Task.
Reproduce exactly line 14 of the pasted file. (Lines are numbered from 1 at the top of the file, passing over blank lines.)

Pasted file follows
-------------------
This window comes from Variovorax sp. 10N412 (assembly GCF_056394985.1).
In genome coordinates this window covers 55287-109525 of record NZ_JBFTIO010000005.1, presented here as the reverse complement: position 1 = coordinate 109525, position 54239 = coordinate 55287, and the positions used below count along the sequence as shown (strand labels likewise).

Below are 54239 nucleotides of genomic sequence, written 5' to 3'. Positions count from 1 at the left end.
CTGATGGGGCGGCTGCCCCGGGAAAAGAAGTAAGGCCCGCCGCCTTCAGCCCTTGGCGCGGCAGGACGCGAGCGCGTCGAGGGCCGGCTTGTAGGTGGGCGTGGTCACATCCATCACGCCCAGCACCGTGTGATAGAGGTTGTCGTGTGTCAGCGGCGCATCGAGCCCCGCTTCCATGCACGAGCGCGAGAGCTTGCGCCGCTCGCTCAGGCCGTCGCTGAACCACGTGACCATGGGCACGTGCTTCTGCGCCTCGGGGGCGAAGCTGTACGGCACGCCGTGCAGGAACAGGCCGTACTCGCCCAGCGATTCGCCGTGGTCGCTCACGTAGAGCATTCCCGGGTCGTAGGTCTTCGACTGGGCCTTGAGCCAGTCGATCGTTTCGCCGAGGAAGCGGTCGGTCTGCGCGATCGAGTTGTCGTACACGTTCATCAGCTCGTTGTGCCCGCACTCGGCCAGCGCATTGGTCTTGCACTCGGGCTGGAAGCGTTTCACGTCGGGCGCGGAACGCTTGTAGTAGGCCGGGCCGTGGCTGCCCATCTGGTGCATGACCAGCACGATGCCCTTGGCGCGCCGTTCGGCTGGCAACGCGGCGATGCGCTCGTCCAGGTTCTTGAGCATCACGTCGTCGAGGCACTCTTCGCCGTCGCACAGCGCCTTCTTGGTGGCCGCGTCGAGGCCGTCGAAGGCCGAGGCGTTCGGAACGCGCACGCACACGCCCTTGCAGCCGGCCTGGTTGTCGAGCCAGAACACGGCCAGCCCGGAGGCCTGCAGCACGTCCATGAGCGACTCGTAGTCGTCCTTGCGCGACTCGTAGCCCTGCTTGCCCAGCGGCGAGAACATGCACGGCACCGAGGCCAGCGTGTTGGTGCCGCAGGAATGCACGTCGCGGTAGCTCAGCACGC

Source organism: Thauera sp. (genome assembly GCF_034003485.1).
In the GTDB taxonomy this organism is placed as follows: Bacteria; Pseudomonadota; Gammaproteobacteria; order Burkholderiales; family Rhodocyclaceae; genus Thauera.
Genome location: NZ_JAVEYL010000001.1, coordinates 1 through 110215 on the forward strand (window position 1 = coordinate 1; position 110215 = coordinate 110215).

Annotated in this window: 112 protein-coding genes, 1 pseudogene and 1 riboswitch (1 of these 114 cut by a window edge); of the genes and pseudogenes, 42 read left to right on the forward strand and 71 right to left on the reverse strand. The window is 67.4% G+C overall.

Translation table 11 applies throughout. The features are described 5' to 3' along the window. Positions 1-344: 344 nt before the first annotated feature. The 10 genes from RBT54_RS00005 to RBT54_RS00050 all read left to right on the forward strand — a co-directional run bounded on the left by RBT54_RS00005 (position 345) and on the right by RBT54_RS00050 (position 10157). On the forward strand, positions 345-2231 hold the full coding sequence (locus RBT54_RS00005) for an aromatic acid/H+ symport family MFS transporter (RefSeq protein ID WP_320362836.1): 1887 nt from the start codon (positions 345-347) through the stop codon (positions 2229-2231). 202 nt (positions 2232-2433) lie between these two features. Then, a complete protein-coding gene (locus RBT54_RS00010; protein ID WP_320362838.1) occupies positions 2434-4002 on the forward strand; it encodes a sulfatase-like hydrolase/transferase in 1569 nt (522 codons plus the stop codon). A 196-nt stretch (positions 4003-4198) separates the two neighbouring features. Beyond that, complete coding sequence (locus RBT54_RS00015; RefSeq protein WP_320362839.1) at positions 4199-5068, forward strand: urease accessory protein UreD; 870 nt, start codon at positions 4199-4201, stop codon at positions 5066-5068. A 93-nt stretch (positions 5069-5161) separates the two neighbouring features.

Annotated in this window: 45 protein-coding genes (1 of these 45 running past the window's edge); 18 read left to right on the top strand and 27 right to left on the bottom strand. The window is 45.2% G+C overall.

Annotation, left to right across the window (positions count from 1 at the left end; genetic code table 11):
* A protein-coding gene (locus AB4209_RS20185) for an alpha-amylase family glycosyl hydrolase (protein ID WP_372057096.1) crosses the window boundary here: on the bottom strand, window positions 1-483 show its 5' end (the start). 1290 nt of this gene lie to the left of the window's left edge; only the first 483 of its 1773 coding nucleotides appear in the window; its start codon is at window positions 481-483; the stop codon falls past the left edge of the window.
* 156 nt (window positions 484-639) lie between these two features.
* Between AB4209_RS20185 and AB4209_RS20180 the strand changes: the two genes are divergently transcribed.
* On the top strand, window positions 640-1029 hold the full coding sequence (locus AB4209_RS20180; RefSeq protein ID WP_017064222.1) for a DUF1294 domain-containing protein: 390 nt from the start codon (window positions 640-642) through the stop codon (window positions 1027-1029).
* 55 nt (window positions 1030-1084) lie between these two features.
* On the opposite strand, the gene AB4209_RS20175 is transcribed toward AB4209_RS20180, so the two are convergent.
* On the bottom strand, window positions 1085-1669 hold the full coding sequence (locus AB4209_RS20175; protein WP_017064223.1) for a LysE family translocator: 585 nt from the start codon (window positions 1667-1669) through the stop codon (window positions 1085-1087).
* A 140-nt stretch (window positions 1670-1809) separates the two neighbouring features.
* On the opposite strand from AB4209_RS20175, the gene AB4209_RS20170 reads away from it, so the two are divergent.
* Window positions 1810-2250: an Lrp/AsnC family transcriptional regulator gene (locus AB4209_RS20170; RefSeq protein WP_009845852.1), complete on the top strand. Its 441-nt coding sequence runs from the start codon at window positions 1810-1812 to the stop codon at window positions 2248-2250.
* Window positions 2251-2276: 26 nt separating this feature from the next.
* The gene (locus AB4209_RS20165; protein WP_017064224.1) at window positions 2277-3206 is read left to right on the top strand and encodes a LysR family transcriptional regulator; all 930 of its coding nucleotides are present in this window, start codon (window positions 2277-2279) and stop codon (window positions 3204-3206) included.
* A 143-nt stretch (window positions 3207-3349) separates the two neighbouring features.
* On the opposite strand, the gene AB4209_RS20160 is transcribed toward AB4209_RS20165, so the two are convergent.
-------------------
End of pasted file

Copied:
* Between AB4209_RS20185 and AB4209_RS20180 the strand changes: the two genes are divergently transcribed.